Microdiscectomy L5/S1- Climbing Specific Recovery Advice?


Original Post
Stephen Bittner · · Unknown Hometown · Joined Nov 2012 · Points: 35

So... I'm having a microdiscectomy done @ L5/S1 on Wednesday, June 7. I'm 25 years old, work as an instructor/guide and I'm obviously looking to get back on the rock as quickly as possible after this surgery. That being said, I don't want to rush reintroducing climbing and risk reherniation or other complications. I'll be in physical therapy for a bit after the surgery but my surgeon is telling me that at 6 weeks post-op my activity level is unrestricted. He is not a climber, my physical therapist is not a climber, and because my harness sits directly on my soon-to-be fixed disc, I'm slightly hesitant to heed the surgeons advice without any climbing specific consideration.

Has anybody here had a lumbar microdiscectomy in the past few years? When did you return to climbing? When did you start leading again? When did you start taking lead falls?           Did you find that you needed a more supportive harness than before? Would you avoid any specific movements for a while?

Basically, what was your climbing-recovery timeline to get back to 100% and what did you do that you would recommend to other in the same position?

I sincerely appreciate any response. This injury has knocked the wind out of my sails a bit but I'm excited to start the rehab process and get back outside and back to work.

Best,

Steve

Wes C · · Cleveland, oh · Joined Apr 2017 · Points: 0

I had mine done when I was 29 before I started climbing.  My experience was that I was told the same thing, unrestricted at 6 weeks, though there was no way if I was climbing then would I have climbed at six weeks.  Everyone's different, every surgery is different, however there are tons of stories of people pushing to early and reinjuring the disc.  My best advice would be to listen to your body, you will be the one who knows.  I had a lot of pressure at my incision sight for a number of months after surgery.  On top of the physical rehab there is some mental training you have to deal with.  It was a long time before I started to trust certain movements again.  I really didn't want to get the lightning bolts back in my leg and ass.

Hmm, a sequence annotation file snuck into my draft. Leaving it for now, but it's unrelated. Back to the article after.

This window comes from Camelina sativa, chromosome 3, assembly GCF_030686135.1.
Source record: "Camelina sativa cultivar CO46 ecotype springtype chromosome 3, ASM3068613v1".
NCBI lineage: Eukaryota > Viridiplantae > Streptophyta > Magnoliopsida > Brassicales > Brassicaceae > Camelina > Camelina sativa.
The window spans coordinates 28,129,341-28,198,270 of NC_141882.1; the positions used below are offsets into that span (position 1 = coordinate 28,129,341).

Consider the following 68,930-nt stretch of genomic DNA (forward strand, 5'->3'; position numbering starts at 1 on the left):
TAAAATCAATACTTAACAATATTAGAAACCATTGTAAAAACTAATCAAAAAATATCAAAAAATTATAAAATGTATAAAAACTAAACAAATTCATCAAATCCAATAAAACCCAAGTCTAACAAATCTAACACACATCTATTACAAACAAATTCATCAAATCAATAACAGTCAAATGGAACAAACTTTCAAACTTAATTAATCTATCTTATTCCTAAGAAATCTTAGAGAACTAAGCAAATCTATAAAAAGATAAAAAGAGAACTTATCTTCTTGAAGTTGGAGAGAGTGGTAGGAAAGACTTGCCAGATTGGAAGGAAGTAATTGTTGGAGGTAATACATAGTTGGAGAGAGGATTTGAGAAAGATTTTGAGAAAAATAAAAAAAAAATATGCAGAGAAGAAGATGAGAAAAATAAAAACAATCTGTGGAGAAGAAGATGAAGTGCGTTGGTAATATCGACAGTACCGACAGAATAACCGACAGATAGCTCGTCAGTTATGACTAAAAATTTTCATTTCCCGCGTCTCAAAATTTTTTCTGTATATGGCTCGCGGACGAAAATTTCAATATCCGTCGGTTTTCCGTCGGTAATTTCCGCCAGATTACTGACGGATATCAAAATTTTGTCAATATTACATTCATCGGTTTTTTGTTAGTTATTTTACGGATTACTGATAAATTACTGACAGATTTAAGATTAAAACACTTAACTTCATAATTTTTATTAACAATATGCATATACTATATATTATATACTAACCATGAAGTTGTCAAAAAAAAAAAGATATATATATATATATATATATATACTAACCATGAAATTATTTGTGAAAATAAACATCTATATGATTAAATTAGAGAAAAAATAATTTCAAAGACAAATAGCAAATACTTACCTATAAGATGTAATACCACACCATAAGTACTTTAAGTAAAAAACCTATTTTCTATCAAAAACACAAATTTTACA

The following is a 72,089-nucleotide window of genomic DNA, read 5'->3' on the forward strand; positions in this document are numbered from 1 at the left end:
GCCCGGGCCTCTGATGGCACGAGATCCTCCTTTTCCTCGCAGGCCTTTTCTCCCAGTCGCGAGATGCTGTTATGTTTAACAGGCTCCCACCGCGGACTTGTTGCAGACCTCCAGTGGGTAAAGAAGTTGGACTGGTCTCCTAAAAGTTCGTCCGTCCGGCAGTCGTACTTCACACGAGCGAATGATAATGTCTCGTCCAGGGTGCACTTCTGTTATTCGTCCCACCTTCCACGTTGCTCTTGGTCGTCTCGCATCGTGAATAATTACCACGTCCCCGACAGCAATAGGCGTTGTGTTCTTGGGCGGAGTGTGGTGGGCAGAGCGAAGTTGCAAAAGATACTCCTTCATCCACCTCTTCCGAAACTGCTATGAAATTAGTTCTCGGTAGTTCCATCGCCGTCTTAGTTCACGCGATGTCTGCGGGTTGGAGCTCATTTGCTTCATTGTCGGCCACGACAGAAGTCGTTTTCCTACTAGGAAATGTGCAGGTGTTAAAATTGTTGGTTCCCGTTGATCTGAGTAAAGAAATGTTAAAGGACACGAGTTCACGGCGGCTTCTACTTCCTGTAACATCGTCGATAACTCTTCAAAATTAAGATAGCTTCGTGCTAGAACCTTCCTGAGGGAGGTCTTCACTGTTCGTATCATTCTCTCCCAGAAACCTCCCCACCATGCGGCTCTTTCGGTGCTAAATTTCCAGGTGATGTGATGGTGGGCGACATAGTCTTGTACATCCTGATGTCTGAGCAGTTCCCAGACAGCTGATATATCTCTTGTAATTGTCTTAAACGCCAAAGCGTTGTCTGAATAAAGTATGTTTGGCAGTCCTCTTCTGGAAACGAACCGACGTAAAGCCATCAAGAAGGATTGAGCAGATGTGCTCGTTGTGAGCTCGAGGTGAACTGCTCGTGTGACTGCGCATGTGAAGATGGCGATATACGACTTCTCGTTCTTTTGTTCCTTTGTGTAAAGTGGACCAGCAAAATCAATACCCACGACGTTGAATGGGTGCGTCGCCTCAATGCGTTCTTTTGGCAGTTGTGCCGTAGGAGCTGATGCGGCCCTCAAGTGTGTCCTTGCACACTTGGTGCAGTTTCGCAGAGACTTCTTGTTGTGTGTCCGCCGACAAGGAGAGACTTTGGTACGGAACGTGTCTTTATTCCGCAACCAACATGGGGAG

Stephen Bittner · · Unknown Hometown · Joined Nov 2012 · Points: 35

Thanks for you sharing you experience, Wes! 

The surgery appears to have been a success. I'm looking forward to getting back to life again. 

Wes C · · Cleveland, oh · Joined Apr 2017 · Points: 0

Good luck and move as much as possible.  They told me to walk as much as possible.  I was out doing laps around my neighborhood, then onto the trails at our local park.  I did a lot of walking in that recovery phase.  It drove me nuts to not be able to do more, but you gotta resist the urge until your fully healed.  Good Luck on the recovery!

Pogie · · Unknown Hometown · Joined Nov 2015 · Points: 0

L5/S1 9 years ago.  A non climber is not going to be familiar with loading which can occur in climbing.  Further injury can fuck you up permanent style.  Don't rush getting back on the rock, you have your whole life ahead of you.

Guideline #1: Don't be a jerk.

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